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Will Happy Days Be Here Again?

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A year ago everyone assumed that by the early winter of 2008 Hillary Clinton would have locked up the Democratic nomination for president. She had money, name recognition, and a seemingly well-oiled machine. Now she is on the ropes, fighting to stay in the race. What happened?

Senator Clinton lacked one ingredient in the mix to make her a winner: the ability to project a sense of hope and optimism. I write this before the Ohio, Texas, and Pennsylvania primaries, so she may be able to turn this around. But, even if she wins the nomination, Senator Clinton needs to learn how to project a sense of hope and of a greater future for America if she is to win the general election. With the possible exception of Richard Nixon in 1968, every successful presidential aspirant since 1932 has been the more optimistic, hopeful candidate. Hope and a sense of a better future have been the key to electoral success.

Many things we might want in a president have not always been found in the winner.

Do we want the smartest candidate? Not likely. Herbert Hoover, a successful engineer, was probably brighter than the failed lawyer, Franklin Roosevelt. Thomas E. Dewey was surely better educated that Harry S. Truman. The erudite Adlai Stevenson could think rings around Dwight Eisenhower. Although many people would not want to admit it, Dick Nixon was no dummy. While not as sophisticated or urbane as John F. Kennedy, he might have been smarter. Nixon came up out of poor circumstances to be a star in law school and very smart lawyers, as well as a politician. That took brains. Putting together an academic bowl team? We would take Barry Goldwater, Jimmy Carter, Walter Mondale and Mike Dukakis over Dwight Eisenhower, Ronald Reagan, George H.W. Bush, and George W. Bush. Hillary Clinton is very very smart (so of course is Barak Obama), but being smart does not always get you elected president, especially if you convey to the electorate that you know you are smart. Intellectual hubris does not get you votes. Adlai Stevenson, Mike Dukakis, and John Kerry learned that the hard way.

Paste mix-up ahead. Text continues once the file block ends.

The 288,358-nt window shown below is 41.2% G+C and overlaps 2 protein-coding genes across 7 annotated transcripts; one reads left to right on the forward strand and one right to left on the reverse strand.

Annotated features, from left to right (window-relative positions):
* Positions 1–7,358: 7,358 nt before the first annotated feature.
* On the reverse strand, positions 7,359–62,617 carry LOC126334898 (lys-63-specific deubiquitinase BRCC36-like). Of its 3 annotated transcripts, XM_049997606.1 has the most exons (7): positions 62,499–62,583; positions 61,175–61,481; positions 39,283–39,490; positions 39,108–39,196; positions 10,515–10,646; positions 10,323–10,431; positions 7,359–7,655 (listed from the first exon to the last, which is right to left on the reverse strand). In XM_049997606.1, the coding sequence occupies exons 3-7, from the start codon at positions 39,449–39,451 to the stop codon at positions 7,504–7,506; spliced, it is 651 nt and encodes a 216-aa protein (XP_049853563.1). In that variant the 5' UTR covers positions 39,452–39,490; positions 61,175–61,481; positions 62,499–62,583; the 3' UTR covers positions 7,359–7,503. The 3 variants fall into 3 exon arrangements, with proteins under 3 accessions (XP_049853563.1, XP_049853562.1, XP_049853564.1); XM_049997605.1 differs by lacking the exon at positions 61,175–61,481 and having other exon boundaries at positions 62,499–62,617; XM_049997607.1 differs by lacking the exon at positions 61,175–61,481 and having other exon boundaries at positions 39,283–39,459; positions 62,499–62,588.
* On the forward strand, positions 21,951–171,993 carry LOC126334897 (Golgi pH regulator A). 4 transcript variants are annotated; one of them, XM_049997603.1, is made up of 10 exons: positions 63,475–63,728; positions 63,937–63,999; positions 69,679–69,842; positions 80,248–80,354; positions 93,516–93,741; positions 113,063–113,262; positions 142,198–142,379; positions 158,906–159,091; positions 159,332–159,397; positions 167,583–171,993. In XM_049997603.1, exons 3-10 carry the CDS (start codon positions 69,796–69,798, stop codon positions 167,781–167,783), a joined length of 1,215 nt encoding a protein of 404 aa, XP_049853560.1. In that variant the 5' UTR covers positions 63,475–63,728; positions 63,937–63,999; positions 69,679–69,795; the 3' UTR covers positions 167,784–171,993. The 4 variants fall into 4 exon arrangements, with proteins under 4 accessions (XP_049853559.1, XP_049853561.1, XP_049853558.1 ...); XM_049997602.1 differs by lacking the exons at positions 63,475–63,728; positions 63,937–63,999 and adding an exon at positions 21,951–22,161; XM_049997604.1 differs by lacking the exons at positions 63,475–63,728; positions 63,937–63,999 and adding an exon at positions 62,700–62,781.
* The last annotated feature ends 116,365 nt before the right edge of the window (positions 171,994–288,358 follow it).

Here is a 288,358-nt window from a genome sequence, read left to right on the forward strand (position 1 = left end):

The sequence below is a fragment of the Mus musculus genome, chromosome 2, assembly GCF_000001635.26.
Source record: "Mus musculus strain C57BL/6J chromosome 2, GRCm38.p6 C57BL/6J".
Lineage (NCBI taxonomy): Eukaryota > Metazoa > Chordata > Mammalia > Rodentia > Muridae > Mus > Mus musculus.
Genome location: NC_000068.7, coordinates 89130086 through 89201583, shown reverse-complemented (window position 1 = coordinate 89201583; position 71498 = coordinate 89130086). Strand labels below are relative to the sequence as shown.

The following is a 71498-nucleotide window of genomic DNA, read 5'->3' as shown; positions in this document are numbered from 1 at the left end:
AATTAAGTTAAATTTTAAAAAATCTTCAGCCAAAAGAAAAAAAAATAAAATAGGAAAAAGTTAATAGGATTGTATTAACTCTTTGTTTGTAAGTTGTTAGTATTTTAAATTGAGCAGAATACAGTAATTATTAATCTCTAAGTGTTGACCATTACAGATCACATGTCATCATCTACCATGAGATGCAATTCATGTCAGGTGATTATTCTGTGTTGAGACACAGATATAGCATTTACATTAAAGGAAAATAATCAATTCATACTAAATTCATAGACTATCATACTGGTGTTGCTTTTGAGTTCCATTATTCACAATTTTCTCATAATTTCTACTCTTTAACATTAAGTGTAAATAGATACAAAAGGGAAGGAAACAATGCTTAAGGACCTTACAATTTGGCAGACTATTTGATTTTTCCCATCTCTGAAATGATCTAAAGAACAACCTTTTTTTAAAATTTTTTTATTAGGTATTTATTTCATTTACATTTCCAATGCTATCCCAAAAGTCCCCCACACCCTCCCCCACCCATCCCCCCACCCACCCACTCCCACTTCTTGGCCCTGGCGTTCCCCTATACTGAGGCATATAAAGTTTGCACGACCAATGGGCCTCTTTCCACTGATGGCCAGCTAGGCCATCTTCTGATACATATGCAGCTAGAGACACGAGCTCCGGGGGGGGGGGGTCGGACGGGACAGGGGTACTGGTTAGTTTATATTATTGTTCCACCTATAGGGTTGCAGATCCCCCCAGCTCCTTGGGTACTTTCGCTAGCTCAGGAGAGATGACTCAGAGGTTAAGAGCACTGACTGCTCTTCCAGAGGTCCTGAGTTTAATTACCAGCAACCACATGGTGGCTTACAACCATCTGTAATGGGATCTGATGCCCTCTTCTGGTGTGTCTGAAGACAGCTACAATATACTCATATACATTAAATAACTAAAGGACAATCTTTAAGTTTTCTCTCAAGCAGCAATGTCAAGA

The voters also don't want too much honesty. That does not mean they want their candidates to lie, because they do not. But the voters seem to prefer a hopefully optimistic program to the cold truth. Walter Mondale was honest in saying taxes would have to go up. It killed him at the polls. Herbert Hoover wanted to talk about the details of ending the depression, FDR just promised he would figure out how to do it, and only guaranteed the he would make sure prohibition ended. That was a policy all Americans could understand.

Knowing the most about the issues does not guarantee victory. Al Gore and Mike Dukakis were policy geeks. It got them nowhere. I am sure that Hoover and Nixon had a better grasp of the complexities of the government than did FDR and JFK. But, still all these policy wonks lost. George McGovern had elaborate plans to end poverty and the War in Vietnam, but his plans left us cold because voters don't want to hear the details. H. Ross Perot kept telling us the "devil is in the details," but what neither he nor Senator Clinton seem to understand is that the voters don't want the details. Senator Clinton may know more about health care than Obama (and she may have a better program to offer us) but that has not impressed voters who zone out when the details are presented.

What voters want is to be reassured that the candidate cares about them, has the ability to accomplish something, and that the candidate will promise a better future. Bill Clinton, from Hope, Arkansas, understood that "hope" was the magic word. Senator Clinton, however, has been unable to convey a sense of optimism, of a better future, of "hope." Jesse Jackson had no chance of getting the nomination when he ran, but he electrified Democrats -- black and white - by urging them to "keep hope alive."

Consider the elections from 1932 to 1996.

Hebert Hoover offered a dull, business-like determination to end the depression. His ideas were not wrong, but the technocratic engineer could not inspire anyone to hope for better times. Franklin Roosevelt never stopped smiling, offering a jaunty optimism. His theme song was "Happy Days are Here Again." Roosevelt's campaign had few concrete programs, and some, like his promise to balance the budget, were wrongheaded. His most specific program was that he would end prohibition. Otherwise, he ran on the promise of optimism and hope. On inauguration day he told Americans that they had nothing to fear "except fear itself." Hungry, out of work Americans had pictures of FDR in their homes, knowing that he would lead them to a better time. The promise of hope, led to his reelection in 1936 despite the fact that the Depression had not been ended. Hope and trust carried FDR to two more electoral victories.